The words legally adopted tore at Meredith's heart as she saw the look of betrayal flash across her father's ashen face. Slowly, he turned his head and looked at Charlotte; she returned his stare unflinchingly while a smile of malicious triumph spread across her face. "You conniving bitch!" he said between his teeth. "You said you'd get him to adopt them, and you did."
"I warned you years ago that I would. I'm warning you now that our score still isn't settled," she added, her smile widening as if she was thriving on his fury. "Think about that, Philip. Lie awake at night, wondering where I'll strike you next and what I'll take away from you. Lie awake, wondering and worrying, just like you made me lie awake eighteen years ago."
The bones of his face stood out as he clamped his jaws to stop himself from dignifying that with a reply. Meredith tore her gaze from the two of them and looked at Charlotte's sons. Jason's face was a replica of his mother's—triumphant and malicious. Joel was frowning at his shoes. Joel is soft, Meredith's father had said years ago. Charlotte and Jason are like greedy barracudas, but at least you know what to expect of them. The younger boy, Joel, makes my skin crawl—there's something strange about him.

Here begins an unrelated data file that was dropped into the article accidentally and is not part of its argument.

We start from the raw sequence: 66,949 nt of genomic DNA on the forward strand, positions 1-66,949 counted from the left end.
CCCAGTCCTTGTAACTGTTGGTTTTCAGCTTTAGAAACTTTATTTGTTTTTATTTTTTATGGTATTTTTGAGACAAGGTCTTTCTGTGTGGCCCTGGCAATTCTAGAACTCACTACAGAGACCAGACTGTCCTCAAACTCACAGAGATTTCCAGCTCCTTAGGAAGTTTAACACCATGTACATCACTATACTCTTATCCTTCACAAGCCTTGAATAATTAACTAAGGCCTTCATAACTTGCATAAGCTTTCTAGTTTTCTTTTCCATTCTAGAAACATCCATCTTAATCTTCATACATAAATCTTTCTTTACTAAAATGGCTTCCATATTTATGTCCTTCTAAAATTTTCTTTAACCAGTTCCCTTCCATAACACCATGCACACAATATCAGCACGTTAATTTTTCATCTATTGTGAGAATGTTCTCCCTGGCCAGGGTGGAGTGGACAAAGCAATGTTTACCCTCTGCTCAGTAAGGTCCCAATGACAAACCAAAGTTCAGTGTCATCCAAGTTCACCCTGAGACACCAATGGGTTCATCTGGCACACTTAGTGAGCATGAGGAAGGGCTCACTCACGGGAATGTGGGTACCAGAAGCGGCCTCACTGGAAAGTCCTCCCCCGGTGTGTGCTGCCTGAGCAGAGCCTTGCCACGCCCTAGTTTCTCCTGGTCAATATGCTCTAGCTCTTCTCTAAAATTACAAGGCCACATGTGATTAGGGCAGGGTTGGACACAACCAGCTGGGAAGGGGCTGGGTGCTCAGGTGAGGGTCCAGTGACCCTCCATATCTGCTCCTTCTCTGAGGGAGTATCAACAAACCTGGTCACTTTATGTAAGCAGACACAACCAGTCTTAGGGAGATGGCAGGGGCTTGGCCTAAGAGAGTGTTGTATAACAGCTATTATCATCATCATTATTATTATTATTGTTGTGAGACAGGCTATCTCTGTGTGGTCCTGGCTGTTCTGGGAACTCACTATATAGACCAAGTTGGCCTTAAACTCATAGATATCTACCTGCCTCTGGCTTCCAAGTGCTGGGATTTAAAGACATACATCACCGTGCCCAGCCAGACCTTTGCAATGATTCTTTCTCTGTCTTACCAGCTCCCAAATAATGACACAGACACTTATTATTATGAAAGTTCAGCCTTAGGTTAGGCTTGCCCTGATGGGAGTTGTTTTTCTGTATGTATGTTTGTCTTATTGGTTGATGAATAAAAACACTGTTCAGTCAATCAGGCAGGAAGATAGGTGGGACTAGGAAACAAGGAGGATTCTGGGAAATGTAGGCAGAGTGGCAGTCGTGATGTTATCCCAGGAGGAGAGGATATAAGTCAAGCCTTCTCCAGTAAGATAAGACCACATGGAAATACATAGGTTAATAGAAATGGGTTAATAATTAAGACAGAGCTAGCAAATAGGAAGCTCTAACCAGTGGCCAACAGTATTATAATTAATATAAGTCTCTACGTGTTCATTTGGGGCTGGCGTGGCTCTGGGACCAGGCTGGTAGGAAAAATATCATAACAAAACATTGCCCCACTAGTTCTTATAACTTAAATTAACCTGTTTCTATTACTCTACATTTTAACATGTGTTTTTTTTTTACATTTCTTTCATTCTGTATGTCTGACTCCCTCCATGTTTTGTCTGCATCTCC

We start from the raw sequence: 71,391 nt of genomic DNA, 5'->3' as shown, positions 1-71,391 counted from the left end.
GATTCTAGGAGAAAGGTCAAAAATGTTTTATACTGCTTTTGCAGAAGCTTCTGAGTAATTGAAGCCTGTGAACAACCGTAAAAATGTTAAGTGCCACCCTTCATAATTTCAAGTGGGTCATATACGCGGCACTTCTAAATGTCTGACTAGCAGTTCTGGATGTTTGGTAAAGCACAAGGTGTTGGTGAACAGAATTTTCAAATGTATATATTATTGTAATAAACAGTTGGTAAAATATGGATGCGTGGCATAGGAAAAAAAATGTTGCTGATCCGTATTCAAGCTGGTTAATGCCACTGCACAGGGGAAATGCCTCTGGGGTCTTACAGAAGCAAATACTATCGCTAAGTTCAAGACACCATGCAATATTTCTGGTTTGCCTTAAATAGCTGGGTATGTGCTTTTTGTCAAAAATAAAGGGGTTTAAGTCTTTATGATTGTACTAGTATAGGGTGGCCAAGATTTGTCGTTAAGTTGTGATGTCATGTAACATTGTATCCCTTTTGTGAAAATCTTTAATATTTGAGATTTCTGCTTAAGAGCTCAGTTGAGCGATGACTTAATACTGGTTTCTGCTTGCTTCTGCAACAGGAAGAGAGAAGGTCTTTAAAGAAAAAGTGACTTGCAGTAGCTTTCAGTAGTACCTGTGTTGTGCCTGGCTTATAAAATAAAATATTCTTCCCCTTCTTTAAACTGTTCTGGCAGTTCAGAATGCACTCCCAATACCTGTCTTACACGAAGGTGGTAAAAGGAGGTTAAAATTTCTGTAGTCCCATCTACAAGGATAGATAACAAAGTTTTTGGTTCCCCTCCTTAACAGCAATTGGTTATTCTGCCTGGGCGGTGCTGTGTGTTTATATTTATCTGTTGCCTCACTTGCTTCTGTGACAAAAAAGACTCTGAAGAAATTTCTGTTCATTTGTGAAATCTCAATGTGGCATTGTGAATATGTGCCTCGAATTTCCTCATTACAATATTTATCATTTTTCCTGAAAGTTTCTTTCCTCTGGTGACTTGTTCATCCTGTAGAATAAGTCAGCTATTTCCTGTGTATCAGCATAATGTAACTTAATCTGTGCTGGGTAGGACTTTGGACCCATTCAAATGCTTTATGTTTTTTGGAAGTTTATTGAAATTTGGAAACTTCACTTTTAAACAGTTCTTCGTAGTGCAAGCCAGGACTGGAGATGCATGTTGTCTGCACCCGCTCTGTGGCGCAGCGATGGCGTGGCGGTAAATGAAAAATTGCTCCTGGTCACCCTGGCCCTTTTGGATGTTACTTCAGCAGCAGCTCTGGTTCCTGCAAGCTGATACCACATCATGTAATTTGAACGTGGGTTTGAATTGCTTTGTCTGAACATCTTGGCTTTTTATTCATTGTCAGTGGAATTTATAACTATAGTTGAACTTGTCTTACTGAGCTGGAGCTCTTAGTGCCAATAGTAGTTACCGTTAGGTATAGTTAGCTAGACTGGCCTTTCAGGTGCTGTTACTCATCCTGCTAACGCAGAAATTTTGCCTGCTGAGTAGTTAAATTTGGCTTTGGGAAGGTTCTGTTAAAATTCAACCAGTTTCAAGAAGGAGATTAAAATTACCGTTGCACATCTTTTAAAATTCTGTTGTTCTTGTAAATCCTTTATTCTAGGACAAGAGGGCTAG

As if he sensed that Meredith was looking at him, Joel glanced up, his expression carefully noncommittal. He didn't look strange to Meredith or at all threatening. In fact, when she'd last seen him on the occasion of the wedding, Joel had gone out of his way to be nice to her. At the time, Meredith had felt sorry for him because his mother openly preferred Jason, and Jason, who was two years older, seemed to feel nothing for his brother but contempt.
Suddenly Meredith couldn't stand the oppressive atmosphere in the room any longer. "If you'll excuse me," she said to the lawyer, who was spreading some papers out on the desk, "I'll wait outside until you're finished."